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Generosity of knitters recognised

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MidCentral DHB held a morning tea today to recognise the generosity of the many knitters who responded to the call for knitted goods: blankets, singlets, cardigans, beanies and booties for babies born at Palmerston North Hospital.

​The response to the call for donations has been overwhelming, with hundreds of items flooding in on a weekly basis. To say thank you to the kind people who donate, a morning tea was held in the boardroom at Palmerston North Hospital today.

While the knitters were meant to be there to be rewarded, staff were pleasantly surprised to see them turn up with even more bags of woollens to donate.

MDHB Chief Executive Kathryn Cook said: “It’s wonderful to see the level of generosity in our community. This means babies in our region will get a warm start to life thanks to the talents of the knitters in our wonderful region. This is particularly important for our premature babies being cared for in our neonatal intensive care unit. It also means all babies are going home with woollen clothing and blankets, when needed.

“I talked to many of these kind people and they had some great ideas on how we could make this easier going forward. One of the common themes was that wool is quite expensive, so we will be looking at ways to help make it cheaper for the knitters. If any people or companies in our community are able to donate wool, it would be gratefully received.”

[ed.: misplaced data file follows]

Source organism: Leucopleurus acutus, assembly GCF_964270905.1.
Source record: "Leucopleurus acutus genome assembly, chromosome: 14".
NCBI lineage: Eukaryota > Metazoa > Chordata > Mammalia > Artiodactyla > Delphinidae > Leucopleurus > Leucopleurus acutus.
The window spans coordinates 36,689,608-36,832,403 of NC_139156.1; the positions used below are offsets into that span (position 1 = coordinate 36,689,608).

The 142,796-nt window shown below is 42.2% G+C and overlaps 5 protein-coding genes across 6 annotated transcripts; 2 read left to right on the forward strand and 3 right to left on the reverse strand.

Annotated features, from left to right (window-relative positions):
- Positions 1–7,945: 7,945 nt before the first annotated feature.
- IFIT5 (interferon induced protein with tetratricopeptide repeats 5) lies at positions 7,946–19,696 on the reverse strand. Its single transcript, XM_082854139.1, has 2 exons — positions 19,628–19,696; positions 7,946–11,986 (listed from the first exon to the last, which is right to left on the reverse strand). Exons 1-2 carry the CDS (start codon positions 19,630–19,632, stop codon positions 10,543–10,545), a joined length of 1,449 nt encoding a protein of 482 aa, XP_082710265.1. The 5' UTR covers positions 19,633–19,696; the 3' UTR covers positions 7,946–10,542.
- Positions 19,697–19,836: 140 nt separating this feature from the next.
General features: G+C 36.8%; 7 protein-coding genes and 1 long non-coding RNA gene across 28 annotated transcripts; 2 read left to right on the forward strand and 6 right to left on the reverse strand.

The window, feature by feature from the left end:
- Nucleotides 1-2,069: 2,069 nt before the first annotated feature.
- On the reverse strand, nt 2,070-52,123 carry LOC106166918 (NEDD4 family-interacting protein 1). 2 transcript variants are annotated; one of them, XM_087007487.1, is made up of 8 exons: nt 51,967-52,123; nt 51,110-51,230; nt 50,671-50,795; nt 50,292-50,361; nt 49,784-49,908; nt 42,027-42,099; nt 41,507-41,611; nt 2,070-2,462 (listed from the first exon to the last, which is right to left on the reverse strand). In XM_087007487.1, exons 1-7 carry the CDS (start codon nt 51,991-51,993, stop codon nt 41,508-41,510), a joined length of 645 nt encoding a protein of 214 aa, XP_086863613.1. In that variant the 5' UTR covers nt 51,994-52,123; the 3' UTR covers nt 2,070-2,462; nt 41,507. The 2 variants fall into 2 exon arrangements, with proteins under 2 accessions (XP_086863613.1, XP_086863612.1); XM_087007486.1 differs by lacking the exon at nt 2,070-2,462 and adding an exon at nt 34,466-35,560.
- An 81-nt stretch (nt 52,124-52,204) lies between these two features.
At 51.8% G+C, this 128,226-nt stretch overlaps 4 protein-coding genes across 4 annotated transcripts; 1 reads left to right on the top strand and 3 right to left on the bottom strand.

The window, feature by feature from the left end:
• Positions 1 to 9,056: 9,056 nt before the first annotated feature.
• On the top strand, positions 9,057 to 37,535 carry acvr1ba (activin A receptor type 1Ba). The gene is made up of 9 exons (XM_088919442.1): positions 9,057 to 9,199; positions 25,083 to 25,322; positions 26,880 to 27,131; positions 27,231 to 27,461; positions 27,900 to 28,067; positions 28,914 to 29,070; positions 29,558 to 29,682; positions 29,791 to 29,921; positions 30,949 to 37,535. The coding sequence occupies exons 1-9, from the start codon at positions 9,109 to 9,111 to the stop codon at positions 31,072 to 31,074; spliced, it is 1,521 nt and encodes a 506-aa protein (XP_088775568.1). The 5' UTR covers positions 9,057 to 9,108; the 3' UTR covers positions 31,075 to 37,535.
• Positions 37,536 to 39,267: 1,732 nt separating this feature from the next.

Nearly 100 knitters attended the celebration, with some having been knitting for newborns for over a decade. Representatives from both the maternity ward and neonatal unit were also on hand to say thank you.

Due to infection control standards, the woollen clothing has to go home with the baby, so new clothing is always needed. If you wish to donate wool or knitted garments, this can be done at the Maternity Resource Centre, 568 Ferguson Street, Palmerston North.

Why is wool required?

When a baby is born, it is not able to regulate its own body temperature, which in a worst case scenario can lead to hypothermia and admission to the Neonatal Unit. Wool is the warmest and safest material for newborns and can help prevent the babies’ temperature from dropping too low, but it is often too hard to access for many mothers.

Contact: Communications Unit (06) 350-8945

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